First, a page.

A&E

[Life Is Beautiful 2014]

Must-hear music: 12 Life Is Beautiful acts you won’t want to miss

Annie Zaleski
    • Holy Ghost!

      Holy Ghost!

      Holy Ghost!

      For anyone still mourning LCD Soundsystem’s split—or longing for a Talking Heads reunion—Holy Ghost! is a perfect salve: The Brooklyn duo mixes ’80s-inspired synth-pop with funky rhythmic backbeats. (Friday, 3:40 p.m., Downtown Stage)

    • The Weeknd

      The Weeknd

      For as inscrutable as the artist born Abel Tesfaye might have seemed initially, his concerts are surprisingly straightforward and uplifting affairs that allow him to croon over his woozy R&B-tronica tunes. (Friday, 8:35 p.m., Downtown Stage)

    • Tycho

      Tycho

      Dig early M83 or Broken Social Scene’s sprawling electro atmospheres? Ghostly International anchor artist Scott Hansen and his incisive, guitar-augmented tunes are for you. (Saturday, 5:45 p.m., Ambassador Stage)

    • RAC

      RAC

      Proprietor André Allen Anjos has played in bands for years in addition to his extensive remix work, which is probably why the electro-pop group’s album and concerts are both danceable and emotionally rich. (Friday, 9:45 p.m., Huntridge Stage)

    • TV on the Radio

      TV on the Radio

      TV on the Radio

      The New Yorkers’ November return with new album Seeds is welcome news. Even better? From percolating, sharp-edged synth-pop single “Happy Idiot” to the murky, Radiohead-esque “Careful You,” they sound better than ever. (Saturday, 7:25 p.m., Ambassador Stage)

    • Alt-J

      Alt-J

      The Brits’ percussion-pricked, goggle-eyed indie-psych plays best in a live setting, where the band can stretch out and indulge its more atmospheric tendencies. (Saturday, 9:05 p.m., Ambassador Stage)

    • Arctic Monkeys

      Arctic Monkeys

      Arctic Monkeys

      The British band’s greaser-stoner vibe and sinewy post-punk bombast have taken America by storm in recent years. It’s no wonder: Live, the group is a seductive rock ’n’ roll tour de force brimming with swagger. (Sunday, 7:45 p.m., Downtown Stage)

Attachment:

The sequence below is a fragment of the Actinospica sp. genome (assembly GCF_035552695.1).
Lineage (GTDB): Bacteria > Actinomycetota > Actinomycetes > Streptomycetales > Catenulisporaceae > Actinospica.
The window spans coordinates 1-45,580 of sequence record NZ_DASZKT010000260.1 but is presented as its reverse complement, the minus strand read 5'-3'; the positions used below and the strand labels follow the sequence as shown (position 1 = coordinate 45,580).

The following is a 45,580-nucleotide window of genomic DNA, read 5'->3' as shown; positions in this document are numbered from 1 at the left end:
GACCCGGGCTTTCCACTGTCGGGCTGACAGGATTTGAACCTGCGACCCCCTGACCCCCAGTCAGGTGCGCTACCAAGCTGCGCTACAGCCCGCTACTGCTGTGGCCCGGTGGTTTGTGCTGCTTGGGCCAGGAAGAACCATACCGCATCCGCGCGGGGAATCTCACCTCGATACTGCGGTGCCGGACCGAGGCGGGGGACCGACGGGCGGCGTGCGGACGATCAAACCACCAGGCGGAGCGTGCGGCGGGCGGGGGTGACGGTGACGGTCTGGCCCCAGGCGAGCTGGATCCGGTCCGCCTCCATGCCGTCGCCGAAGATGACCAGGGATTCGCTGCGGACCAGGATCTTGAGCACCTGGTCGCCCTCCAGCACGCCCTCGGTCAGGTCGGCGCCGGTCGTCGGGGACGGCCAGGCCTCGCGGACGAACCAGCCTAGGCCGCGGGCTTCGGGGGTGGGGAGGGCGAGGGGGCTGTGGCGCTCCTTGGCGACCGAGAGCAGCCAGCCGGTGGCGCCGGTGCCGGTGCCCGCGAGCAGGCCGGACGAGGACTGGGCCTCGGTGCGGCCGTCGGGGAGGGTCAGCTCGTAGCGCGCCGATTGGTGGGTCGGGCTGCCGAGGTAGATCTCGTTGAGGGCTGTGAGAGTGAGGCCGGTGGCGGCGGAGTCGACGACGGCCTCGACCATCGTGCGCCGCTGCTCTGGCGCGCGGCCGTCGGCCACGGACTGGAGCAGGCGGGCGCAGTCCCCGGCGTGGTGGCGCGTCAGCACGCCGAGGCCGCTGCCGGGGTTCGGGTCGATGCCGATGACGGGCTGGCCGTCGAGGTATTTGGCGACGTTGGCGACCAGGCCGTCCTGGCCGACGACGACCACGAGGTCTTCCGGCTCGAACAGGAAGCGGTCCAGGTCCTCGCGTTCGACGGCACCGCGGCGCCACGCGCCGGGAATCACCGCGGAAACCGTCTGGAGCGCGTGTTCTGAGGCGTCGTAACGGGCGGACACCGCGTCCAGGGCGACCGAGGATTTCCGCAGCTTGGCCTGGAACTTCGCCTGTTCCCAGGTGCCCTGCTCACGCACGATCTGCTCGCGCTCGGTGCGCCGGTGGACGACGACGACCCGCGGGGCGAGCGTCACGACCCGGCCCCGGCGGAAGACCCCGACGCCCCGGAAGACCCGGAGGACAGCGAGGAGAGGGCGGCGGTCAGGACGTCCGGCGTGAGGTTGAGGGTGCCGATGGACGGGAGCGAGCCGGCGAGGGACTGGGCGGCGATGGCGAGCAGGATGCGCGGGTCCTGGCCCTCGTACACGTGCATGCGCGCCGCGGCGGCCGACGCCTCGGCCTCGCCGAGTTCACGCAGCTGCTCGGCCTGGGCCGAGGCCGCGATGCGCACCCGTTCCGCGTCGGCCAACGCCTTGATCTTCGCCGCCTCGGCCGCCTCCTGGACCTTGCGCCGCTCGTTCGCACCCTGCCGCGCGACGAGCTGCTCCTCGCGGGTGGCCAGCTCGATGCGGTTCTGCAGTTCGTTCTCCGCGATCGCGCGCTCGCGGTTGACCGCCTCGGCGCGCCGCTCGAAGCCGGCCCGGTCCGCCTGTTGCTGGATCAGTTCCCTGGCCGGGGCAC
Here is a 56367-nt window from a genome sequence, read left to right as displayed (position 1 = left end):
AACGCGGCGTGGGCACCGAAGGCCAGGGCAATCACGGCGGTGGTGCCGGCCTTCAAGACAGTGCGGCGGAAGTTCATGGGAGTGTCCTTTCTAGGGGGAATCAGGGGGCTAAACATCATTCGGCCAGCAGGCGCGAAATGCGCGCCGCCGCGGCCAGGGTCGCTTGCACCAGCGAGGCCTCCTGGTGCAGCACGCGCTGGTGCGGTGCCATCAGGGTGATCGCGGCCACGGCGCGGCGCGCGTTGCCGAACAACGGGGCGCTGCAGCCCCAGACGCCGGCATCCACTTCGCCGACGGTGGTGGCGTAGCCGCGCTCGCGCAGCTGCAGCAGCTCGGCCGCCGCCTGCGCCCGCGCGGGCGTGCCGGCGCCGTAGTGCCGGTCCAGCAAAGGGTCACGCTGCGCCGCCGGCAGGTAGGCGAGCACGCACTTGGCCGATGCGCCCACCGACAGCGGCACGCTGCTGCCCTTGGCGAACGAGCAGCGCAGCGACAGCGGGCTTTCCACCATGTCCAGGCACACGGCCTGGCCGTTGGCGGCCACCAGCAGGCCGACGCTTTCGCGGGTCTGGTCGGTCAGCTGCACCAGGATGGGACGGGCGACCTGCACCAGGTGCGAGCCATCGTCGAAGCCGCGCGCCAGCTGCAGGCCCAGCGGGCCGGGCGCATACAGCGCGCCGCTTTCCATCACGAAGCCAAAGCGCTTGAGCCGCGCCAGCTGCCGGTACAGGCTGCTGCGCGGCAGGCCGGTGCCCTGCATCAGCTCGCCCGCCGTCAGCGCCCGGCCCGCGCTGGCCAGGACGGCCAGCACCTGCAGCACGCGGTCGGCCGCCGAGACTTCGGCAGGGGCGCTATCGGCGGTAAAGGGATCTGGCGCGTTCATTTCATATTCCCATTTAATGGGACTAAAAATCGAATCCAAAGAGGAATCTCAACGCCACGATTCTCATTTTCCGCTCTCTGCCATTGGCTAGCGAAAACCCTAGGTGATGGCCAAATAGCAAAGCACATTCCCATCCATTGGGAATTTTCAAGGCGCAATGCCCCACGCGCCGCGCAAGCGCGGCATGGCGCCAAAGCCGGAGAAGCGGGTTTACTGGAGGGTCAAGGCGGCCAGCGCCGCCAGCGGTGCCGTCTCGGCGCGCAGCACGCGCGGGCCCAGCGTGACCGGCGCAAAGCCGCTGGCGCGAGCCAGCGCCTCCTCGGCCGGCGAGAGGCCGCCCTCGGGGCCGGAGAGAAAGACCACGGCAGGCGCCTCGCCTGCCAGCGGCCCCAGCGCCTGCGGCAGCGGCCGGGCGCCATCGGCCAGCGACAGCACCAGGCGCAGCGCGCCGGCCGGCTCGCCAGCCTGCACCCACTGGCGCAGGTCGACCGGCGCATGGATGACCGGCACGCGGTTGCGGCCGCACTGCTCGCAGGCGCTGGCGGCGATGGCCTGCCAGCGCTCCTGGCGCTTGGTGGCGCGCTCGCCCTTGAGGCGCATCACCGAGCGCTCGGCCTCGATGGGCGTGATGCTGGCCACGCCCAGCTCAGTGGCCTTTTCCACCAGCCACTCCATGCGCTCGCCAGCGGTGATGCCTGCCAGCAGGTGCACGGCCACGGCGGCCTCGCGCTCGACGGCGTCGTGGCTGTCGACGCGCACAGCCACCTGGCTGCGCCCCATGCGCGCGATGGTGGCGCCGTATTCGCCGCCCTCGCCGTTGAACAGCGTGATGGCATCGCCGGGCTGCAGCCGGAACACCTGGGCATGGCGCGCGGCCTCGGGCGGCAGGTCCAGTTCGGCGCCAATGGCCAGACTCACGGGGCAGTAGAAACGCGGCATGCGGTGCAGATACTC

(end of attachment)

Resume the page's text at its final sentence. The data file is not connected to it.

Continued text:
• Foo Fighters

      Foo Fighters

      Foo Fighters

      The Foos’ live experience is like having dinner at your favorite restaurant. You know what to expect but are never disappointed. As the recent Letterman appearances proved, the band is still as fired-up and raucous as ever. (Sunday, 9:45 p.m., Downtown Stage)

    • OutKast

      OutKast

      OutKast

      The pioneering hip-hop duo’s victory lap continues—and while some have noted Big Boi and André 3000’s lack of onstage chemistry, any perceived chill dissipates when they launch into “Bombs Over Baghdad,” “Ms. Jackson” and “Hey Ya.” (Saturday, 10:45 p.m., Downtown Stage)

    • Little Dragon

      Little Dragon

      Little Dragon’s woozy synth-pop certainly sounds Swedish, from the sugar-sweet indie-pop edge to the whimsical, chilly programming—but frontwoman Yukimi Nagano’s neo-soul-inspired vocals add a distinctive edge. (Sunday, 8:25 p.m., Ambassador Stage)

    • Tune-Yards

      Tune-Yards

      Tune-Yards

      There’s a reason Merrill Garbus has become such an indie icon: Between her live drum loops, swerving post-punk rhythms and sour synths she sounds like no other artist around. (Sunday, 5:05 p.m., Ambassador Stage)

    • Kacey Musgraves

      Kacey Musgraves

      Kacey Musgraves

      The country star recently toured with Katy Perry, but there’s nothing frothy about her songs. Filled with realistic characters and inspired by bluegrass, alt-country and twang-folk, they’re some of the genre’s most engaging. (Sunday, 9:25 p.m., Western Stage)

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